US oil fell below $50 a barrel and gold traded near a five-year low after a selloff that’s seen commodities slide to the lowest in 13 years. The dollar held gains, while most Asian shares climbed.
West Texas Intermediate oil fell 0.3 percent to $49.98 a barrel by 1 p.m. in Tokyo, while gold futures retreated 0.4 percent for a ninth straight decline.
The dollar held near a three-month high against the euro, while the yen touched its weakest in a month. The MSCI Asia Pacific Index edged higher with most stocks climbing, and the Topix index rose 0.3 percent. US stock futures were little changed.
The outlook for precious metals and oil prices has soured as the strengthening of the US economy pushes the Federal Reserve toward boosting interest rates for the first time since 2006.
Gold slid the most in two years during 15 minutes of Asian trading Monday as the dollar held onto recent gains. Australia’s central bank said weaker commodity prices probably dragged on first-quarter growth as the country’s currency remained too strong.
“Commodities are going to face a lot of headwinds,” said Fross & Fross Wealth Management President Thomas Fross in an interview. “Gold is a really big insurance policy against a declining dollar and a declining economy, and we’re not looking at either of those. As the Fed raises interest rates we think it’s going to force more people out of fixed income and into the equity market.”
The Bloomberg Commodity Index slid 0.1 percent after closing at its lowest level since June 2002 on Monday amid selloffs in crude to precious metals, crops and sugar. Gold, the most heavily-weighted commodity in the gauge, traded at $1,103.64 an ounce in the spot market.
The metal for immediate delivery slumped as much as 4.2 percent Monday to the lowest price in more than five years.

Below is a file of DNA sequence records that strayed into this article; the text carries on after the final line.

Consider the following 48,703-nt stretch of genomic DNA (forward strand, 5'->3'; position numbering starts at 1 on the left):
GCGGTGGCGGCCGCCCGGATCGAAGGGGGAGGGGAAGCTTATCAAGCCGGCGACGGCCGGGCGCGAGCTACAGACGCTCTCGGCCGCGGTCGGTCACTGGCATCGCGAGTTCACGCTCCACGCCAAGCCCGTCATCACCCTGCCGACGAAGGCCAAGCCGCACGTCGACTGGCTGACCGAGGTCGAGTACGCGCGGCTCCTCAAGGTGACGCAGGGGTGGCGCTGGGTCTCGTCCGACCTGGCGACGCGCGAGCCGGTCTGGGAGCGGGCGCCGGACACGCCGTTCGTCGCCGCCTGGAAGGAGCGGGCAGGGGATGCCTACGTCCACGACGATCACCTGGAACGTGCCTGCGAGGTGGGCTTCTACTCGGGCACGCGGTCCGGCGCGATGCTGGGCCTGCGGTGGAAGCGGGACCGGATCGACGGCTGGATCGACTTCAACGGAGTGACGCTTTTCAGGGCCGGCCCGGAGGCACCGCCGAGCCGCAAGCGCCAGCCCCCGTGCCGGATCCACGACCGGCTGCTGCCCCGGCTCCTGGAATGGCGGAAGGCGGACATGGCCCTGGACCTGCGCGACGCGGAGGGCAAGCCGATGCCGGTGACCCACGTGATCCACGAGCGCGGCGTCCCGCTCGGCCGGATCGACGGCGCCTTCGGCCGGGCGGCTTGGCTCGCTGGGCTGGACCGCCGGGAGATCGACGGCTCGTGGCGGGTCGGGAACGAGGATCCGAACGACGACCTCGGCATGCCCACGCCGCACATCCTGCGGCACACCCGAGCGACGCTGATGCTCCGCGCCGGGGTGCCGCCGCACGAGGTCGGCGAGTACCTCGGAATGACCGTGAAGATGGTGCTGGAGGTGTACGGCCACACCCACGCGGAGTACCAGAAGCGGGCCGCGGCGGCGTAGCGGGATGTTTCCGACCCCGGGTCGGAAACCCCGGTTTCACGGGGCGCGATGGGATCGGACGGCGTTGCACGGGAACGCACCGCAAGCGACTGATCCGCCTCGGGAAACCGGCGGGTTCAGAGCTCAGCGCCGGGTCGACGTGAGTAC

Other precious metals also extended losses, with platinum and palladium futures falling at least 1.2 percent and contracts on silver dropping 0.2 percent.
Copper was little changed at $5,476 a metric ton in London, while nickel fell 0.5 percent to $11,645. Wheat futures retreated 0.5 percent, extending declines near its lowest price in almost a month.
The Bloomberg Dollar Spot Index was little changed at a four-month high following four days of gains. The Korean won weakened 0.6 percent, while the euro traded at $1.0828, close to its lowest price since April. The dollar bought 124.37 yen, close to the weakest since June 17.
The dollar gauge, which tracks the greenback against 10 major peers, has climbed 2.5 percent this month, as concerns abated that financial events in China and Greece might threaten global growth and discourage Fed rate increases.
“We’ve seen a resumption of a rally in the dollar, and if you do the math, that’s bad for commodity prices,” said Peter Sorrentino, a Cincinnati-based fund manager at Huntington Asset Advisors Inc., which oversees $1.8 billion. “The implications there for the hard-asset part of the global economy is pretty abysmal looking out to the rest of the year.”
New Zealand’s dollar strengthened 0.4 percent to 65.94 U.S. cents after data showed net immigration in the year through June climbed to a fresh record. Dairy prices may recover by the end of the year, Finance Minister Bill English told reporters Tuesday, according to Interest.co.nz.
In the stock market, transportation shares drove gains in the Topix, while Japan’s Nikkei 225 Stock Average climbed 0.6 percent in its first day of trading this week.
Australia’s S&P/ASX 200 Index rose 0.3 percent for a sixth day of gains, while the Kospi index in Seoul fluctuated.
The Shanghai Composite Index swung to a gain of 0.3 percent after falling as much as 2 percent. The benchmark for China’s biggest venue capped a three-day, 4.9 percent advance Monday.
A total of 543 companies were suspended from trading just after the open on mainland Chinese exchanges Tuesday, or 19% of all listings, down from 576 at the close Monday.
The Hang Seng China Enterprises Index in Hong Kong increased 0.6 percent.